Compost Sifter

Rocks are everywhere here at Wild Ozark. Even when I rake leaves or clean out the chicken house I get rocks mixed in. A compost sifter would help when I’m trying to separate rocks and weeds out of the pile.

Compost Sifter Concept to Reality

I had an idea in mind of what I wanted and so I made a little sketch to show my husband.

Later that day he came into the house carrying a real-life version of exactly what I’d sketched, except his was perfect. Not like my drawing, which is NOT a good example of my artistic skill …

Compost Sifter my husband built from my sketch.

Perfection

If I had built this myself, I know it wouldn’t have been properly squared. There wouldn’t have been the attention to the details Rob gives to everything he builds or creates. He even angled the feet. On both ends.

Garden Work

If Spring ever returns, I’ll get to work with my new compost sifter on the manure pile for the garden.

Our new garden is raked (thanks to the rake he just rebuilt for the tractor) and looking very nice, but it too is peppered with small rocks on the surface. I know larger ones are hiding just beneath the top. So I might sift a little spot for each plant as I set them out so they can get a good start. We’ll see. That might be too much work.


About Wild Ozark
Wild Ozark is a nature farm. Mostly we grow rocks. I use those rocks and some of the herbs to make earth pigments and watercolor paints. We also grow native clay that I use for paint and various other things. And then there are the trees. We grow lots of trees. My husband uses some for his woodworking and some for our Burnt Kettle Shagbark Hickory Syrup, but for the most part they stand around creating good air, shade, & habitat for the ginseng nursery.


Follow me on Instagram to keep up with paints, art, and random nature pictures I make in real time.

My art and paints are available on Etsy! But if you're interested in owning a Madison Woods original, follow me on Instagram or FB because sometimes they go out the door as soon as I make the final post to say they're done.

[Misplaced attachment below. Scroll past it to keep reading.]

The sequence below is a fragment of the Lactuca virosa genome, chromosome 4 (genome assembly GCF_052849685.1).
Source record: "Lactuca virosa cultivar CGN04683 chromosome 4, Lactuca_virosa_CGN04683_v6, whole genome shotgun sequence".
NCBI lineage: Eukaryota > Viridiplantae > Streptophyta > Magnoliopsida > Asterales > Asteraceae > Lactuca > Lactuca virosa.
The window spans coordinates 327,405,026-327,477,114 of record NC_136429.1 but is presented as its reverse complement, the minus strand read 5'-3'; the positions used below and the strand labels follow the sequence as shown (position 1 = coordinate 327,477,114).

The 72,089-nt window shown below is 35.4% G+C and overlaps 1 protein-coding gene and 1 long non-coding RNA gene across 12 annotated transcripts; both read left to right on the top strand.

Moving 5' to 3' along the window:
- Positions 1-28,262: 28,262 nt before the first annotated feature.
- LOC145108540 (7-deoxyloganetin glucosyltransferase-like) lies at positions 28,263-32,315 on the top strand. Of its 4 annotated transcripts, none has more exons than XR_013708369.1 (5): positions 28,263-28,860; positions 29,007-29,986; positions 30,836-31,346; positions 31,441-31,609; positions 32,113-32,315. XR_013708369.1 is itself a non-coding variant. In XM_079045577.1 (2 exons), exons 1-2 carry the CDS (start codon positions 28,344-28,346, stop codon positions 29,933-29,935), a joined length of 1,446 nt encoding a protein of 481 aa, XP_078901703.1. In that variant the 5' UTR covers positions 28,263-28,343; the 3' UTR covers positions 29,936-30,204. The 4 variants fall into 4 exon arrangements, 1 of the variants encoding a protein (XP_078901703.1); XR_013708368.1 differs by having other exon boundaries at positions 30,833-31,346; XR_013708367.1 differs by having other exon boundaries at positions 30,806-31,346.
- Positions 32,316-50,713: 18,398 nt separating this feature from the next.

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About the voice behind this blog, Madison Woods
I'm a creative old soul living way off the beaten path with my husband in the wild Ozark Mountains. You can find my art on display and for sale at the Kingston Square Arts shop in Kingston, Arkansas. It's a tiny little town and a bit off the path to anywhere at all, but a wonderful ride out to a most beautiful part of our state. Besides homesteading, growing plants & making arts & crafty things, I write books and stories. My rural fantasy fiction, written under the pen name, Ima Erthwitch, usually takes place in a much altered Ozarks.

Published by Madison Woods

Madison Woods is a Nature Artist & Fantasy Author living in the wild Ozark hills of northwest Arkansas. She uses native rocks, clay, and botanicals to create works of art to capture the magic of nature. Her writing reflects her love of adventure in the rural outback.

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4 Comments

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  1. The one Bill made didn’t have legs and we used it not just for rocks but for the clay that is everywhere in NE Ohio. Not like that in Illinois, thankfully, but as we’re in a rental, I don’t do as much planting. 🙂

    janet

    1. How did you use it for the clay, Janet? I have clay here, too, but that’s not so much the problem as the rocks and soil/sand with no organic matter in it.

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